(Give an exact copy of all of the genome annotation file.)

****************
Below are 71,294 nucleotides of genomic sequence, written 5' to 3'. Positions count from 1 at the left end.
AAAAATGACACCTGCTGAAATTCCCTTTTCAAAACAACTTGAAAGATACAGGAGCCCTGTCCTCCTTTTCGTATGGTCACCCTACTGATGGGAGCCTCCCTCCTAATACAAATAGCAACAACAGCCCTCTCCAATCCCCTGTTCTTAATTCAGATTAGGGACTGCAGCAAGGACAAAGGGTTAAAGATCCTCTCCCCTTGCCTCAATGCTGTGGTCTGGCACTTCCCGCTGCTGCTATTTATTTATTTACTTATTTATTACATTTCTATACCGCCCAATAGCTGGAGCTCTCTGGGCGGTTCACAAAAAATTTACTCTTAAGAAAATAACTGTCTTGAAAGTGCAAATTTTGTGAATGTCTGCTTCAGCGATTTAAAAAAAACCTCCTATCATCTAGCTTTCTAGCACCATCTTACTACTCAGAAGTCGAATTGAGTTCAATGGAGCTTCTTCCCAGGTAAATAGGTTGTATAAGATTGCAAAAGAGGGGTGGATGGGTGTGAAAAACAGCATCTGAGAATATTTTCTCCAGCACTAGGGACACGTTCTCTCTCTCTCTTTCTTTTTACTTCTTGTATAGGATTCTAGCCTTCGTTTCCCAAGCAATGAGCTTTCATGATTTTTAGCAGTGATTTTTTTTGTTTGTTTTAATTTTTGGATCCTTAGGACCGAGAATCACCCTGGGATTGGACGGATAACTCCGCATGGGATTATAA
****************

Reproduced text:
Below are 71,294 nucleotides of genomic sequence, written 5' to 3'. Positions count from 1 at the left end.
AAAAATGACACCTGCTGAAATTCCCTTTTCAAAACAACTTGAAAGATACAGGAGCCCTGTCCTCCTTTTCGTATGGTCACCCTACTGATGGGAGCCTCCCTCCTAATACAAATAGCAACAACAGCCCTCTCCAATCCCCTGTTCTTAATTCAGATTAGGGACTGCAGCAAGGACAAAGGGTTAAAGATCCTCTCCCCTTGCCTCAATGCTGTGGTCTGGCACTTCCCGCTGCTGCTATTTATTTATTTACTTATTTATTACATTTCTATACCGCCCAATAGCTGGAGCTCTCTGGGCGGTTCACAAAAAATTTACTCTTAAGAAAATAACTGTCTTGAAAGTGCAAATTTTGTGAATGTCTGCTTCAGCGATTTAAAAAAAACCTCCTATCATCTAGCTTTCTAGCACCATCTTACTACTCAGAAGTCGAATTGAGTTCAATGGAGCTTCTTCCCAGGTAAATAGGTTGTATAAGATTGCAAAAGAGGGGTGGATGGGTGTGAAAAACAGCATCTGAGAATATTTTCTCCAGCACTAGGGACACGTTCTCTCTCTCTCTTTCTTTTTACTTCTTGTATAGGATTCTAGCCTTCGTTTCCCAAGCAATGAGCTTTCATGATTTTTAGCAGTGATTTTTTTTGTTTGTTTTAATTTTTGGATCCTTAGGACCGAGAATCACCCTGGGATTGGACGGATAACTCCGCATGGGATTATAA